- Feeling judged
- Feeling unwelcome
- Hearing loud noises (yelling, arguing, and sudden noises)
- Anticipating pain or fear
- Feeling physical agony
- Reminders of the past trauma
- Feeling out of control
These powerful emotions mirror those the survivor felt when they were abused and mistreated by the adults in their lives.
Treatment Options for Always Feeling Unsafe
To treat hypervigilance, it is necessary for your doctor to first try to determine what is causing this phenomenon. The doctor’s treatments may differ from person to person depending on the cause of their experience of never feeling safe. Considering that you will need a referral to a therapist or psychiatrist is vital.
Medication. You may require medications if you have developed an anxiety disorder or another trauma-related illness, such as complex post-traumatic stress disorder or dissociative identity disorder. These medications include beta-blockers, antidepressants, or anti-anxiety medications.
Therapy. Therapy with a qualified therapist or other mental health professionals may be helpful and might be necessary if you wish to conquer not feeling safe. Here are a few of the therapy methods you might try.
Cognitive-behavioral therapy (CBT). CBT is an effective method to help treat anxiety. During a CBT session, you will talk about your traumatic past with your therapist, guiding the conversation. Your therapist can help you see what causes your lacking feeling safe and how you can deal with it.
Eye movement desensitization and processing (EMDR). EMDR combines eye movements with remembering and processing traumatic memories.
Traditional Talk Therapy. In this treatment, you will share your memories of what happened and work through them until they become unobtrusive and fade into the past where they belong.
Grounding Exercises. I’m a survivor of childhood trauma and have lived with hypervigilance all my life. Some days I feel terrified for no reason and like something terrible is about to happen. One exercise that helps me overcome the awful feelings of doom is to do grounding exercises.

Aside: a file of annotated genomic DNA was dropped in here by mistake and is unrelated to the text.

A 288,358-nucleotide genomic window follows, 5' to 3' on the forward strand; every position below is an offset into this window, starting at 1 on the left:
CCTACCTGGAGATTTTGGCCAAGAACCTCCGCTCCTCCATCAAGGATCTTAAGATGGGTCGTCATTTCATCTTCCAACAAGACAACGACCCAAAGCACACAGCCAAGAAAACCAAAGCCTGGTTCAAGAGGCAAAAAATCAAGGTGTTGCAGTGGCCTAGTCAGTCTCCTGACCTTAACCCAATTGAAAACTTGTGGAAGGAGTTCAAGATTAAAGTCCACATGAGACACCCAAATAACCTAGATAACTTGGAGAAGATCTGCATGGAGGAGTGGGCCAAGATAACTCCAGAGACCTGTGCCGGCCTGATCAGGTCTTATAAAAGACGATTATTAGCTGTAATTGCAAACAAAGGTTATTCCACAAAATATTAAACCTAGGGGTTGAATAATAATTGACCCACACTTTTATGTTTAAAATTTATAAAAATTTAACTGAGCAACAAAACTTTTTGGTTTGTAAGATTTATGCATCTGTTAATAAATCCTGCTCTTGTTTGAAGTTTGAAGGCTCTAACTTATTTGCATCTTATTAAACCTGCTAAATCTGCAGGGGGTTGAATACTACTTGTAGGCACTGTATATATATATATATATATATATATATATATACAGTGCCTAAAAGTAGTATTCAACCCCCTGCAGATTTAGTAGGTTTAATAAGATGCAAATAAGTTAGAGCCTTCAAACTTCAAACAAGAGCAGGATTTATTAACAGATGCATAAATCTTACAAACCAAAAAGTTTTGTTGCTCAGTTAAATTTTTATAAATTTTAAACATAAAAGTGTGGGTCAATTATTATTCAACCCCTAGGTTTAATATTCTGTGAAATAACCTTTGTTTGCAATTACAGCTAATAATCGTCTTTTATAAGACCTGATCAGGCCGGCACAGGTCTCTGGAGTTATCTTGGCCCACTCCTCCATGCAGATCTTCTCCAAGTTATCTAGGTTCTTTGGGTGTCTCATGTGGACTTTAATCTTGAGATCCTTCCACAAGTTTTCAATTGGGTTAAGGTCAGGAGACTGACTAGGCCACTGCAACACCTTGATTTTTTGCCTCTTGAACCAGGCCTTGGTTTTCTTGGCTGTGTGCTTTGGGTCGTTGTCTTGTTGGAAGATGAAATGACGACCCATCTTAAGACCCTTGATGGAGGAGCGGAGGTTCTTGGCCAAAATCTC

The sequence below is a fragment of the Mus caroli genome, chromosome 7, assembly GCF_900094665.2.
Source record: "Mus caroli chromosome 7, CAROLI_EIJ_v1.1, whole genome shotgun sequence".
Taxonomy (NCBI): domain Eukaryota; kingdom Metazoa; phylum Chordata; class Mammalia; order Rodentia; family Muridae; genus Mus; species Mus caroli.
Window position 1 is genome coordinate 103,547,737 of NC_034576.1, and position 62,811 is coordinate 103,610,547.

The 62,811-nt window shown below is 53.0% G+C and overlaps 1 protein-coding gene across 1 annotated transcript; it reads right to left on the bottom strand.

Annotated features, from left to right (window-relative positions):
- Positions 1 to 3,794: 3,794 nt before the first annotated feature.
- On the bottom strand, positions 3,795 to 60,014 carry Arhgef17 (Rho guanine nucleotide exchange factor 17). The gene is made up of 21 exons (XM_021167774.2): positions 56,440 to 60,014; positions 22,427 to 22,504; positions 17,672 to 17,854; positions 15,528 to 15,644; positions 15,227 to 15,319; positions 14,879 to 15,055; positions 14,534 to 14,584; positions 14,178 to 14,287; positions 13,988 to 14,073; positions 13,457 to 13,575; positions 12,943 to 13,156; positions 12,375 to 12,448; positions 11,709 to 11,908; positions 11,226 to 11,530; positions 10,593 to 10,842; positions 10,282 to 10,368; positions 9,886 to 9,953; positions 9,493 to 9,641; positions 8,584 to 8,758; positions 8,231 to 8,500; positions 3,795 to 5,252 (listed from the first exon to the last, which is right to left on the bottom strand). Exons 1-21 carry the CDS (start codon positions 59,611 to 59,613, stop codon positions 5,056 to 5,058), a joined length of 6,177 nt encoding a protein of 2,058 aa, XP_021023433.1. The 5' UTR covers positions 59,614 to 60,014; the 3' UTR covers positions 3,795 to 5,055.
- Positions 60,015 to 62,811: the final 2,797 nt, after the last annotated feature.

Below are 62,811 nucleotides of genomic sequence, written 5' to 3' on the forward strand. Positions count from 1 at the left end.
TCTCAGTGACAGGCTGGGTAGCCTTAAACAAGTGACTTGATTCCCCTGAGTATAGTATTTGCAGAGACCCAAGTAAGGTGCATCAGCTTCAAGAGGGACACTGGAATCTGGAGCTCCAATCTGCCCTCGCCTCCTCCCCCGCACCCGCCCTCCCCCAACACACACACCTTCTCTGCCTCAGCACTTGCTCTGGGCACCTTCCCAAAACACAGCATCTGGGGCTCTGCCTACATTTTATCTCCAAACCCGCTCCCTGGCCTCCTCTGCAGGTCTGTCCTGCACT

Grounding exercises are things that bring you back to the present so that the flashbacks or feelings you experience from the past are less overwhelming.
When you feel like the world is about to end or something horrible will happen at any moment, it is critical to remind yourself where and when you are in the ‘now.’ Say your name, age, and where you are out loud to yourself.
You can also splash some water on your face. Another exercise might be to look around you and name all the objects in the room.
One cannot perform the first two grounding exercises mentioned above in front of other people or the office. However, you can take deep breaths through your nose and breathe slowly through pursed lips anytime and anywhere.
You can try several exercises to help ground yourself when hypervigilance strikes. I mostly use the deep breathing exercise, but I have also used the other two on the list above. After using them, I can feel my fight-or-flight instincts calming, and I can go about my day again.
Ending Our Time Together
Never feeling safe is a tragic consequence of childhood trauma. However, you do not need to remain victimized by this internal problem.
Through treatment, you may learn new and effective ways to cope with not feeling safe and the hypervigilance that accompanies it. However, when you are not in a therapy session, you can use the following tools:
- Pause before reacting
- Acknowledge your feeling and emotions
- Practice mindfulness
- Set healthy boundaries with yourself and others
Feeling unsafe always is exhausting and a real problem when forming relationships. Only through proper treatment can you escape the pain and suffering of hypervigilance.
Originally published at https://cptsdfoundation.org.